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‘5G’ wireless services could revamp bandwidth usage

The rollout of 4G LTE services may be still a work in progress, but that doesn’t mean the folks who develop wireless technology aren’t already thinking about the future.

Ericsson, one of the giant telecommunications equipment providers, is exploring ideas for what might be included in a future “5G” wireless standard, Hans Vestberg, the company’s CEO, said.

One of the main things users notice about LTE is data speeds, but LTE has another important feature: It divides up bandwidth to different users on the fly, depending on what users need. So if you are downloading video, which requires lots of data, an LTE tower might give you access to more of its available bandwidth than it gives a user who is just sending text email.

That was an improvement over how previous data standards worked. In 3G systems, the video user and the email user might get the same share of a cell tower’s bandwidth.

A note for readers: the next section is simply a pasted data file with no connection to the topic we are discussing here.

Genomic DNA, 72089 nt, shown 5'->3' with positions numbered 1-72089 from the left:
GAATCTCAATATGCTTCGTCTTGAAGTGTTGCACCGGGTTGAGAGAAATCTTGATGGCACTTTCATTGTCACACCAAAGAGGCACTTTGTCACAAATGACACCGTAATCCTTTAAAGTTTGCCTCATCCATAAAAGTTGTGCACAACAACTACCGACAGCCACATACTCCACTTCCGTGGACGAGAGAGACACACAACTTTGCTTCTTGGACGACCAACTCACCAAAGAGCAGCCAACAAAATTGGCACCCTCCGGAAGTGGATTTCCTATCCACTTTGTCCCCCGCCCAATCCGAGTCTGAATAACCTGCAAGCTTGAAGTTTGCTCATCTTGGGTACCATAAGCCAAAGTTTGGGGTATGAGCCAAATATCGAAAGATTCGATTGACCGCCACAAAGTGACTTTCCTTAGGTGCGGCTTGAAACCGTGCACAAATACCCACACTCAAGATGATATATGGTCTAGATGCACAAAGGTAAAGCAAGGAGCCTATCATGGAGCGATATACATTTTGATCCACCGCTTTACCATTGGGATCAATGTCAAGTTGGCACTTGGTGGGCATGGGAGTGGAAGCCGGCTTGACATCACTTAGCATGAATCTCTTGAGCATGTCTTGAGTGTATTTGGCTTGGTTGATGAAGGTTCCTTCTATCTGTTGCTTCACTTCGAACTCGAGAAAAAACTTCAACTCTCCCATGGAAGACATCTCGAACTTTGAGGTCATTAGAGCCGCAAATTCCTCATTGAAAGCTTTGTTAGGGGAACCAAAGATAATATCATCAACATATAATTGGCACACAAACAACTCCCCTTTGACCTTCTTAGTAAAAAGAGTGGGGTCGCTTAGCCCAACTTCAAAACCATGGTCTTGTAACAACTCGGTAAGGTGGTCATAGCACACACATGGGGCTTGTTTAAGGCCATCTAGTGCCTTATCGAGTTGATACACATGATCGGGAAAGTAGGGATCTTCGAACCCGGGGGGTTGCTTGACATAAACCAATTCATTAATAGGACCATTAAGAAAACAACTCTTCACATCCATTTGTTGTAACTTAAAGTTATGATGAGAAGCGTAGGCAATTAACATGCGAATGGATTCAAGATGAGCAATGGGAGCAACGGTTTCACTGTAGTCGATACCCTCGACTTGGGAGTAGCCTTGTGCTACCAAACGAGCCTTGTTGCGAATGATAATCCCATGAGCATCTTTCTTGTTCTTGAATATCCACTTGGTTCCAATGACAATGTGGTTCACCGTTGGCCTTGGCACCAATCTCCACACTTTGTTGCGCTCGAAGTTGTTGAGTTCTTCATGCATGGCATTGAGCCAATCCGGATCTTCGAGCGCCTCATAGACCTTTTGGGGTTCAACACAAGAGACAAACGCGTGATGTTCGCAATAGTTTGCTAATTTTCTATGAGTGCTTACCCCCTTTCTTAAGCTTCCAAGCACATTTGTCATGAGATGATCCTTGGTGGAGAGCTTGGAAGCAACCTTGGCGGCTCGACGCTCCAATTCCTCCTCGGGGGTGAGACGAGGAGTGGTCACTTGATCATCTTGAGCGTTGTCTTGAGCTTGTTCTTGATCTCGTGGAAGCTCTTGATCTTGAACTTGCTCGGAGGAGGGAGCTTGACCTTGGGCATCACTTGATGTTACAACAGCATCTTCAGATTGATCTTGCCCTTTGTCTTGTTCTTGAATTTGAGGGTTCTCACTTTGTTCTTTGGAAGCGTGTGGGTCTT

In the future, Vestberg imagines expanding on that idea of dynamic bandwidth to other variables, notably latency and energy usage. In an effort to make highways safer in the future, cars may communicate their positions with each other wirelessly.

Those communications won’t require a lot of bandwidth, but the timing of the messages will be important, Vestberg noted. To avoid accidents, you’ll want them delivered right away.

Many technologists now envision having numerous sensors throughout homes and buildings to measure everything from temperature to the presence of water to detecting who’s in the house.

That type of data won’t require a lot of bandwidth nor does it necessarily require the immediacy of car-to-car communications, Vestberg said. Instead, what’s really important for those sensors is that the transmissions be kept low-power, so the batteries in the sensors last a long time.

A future 5G network might be able to adjust these and other variables on the fly, depending on the requirements of the devices accessing it, Vestberg said.

He noted, however, that these are still early days, and he declined to predict when 5G networks might start appearing. Most of the world is still using 2G or 3G networks, he noted, and the rollout of 4G services will be going on well into the future.

“We started with 3G in 1991, and that’s still our top-selling product,” he said.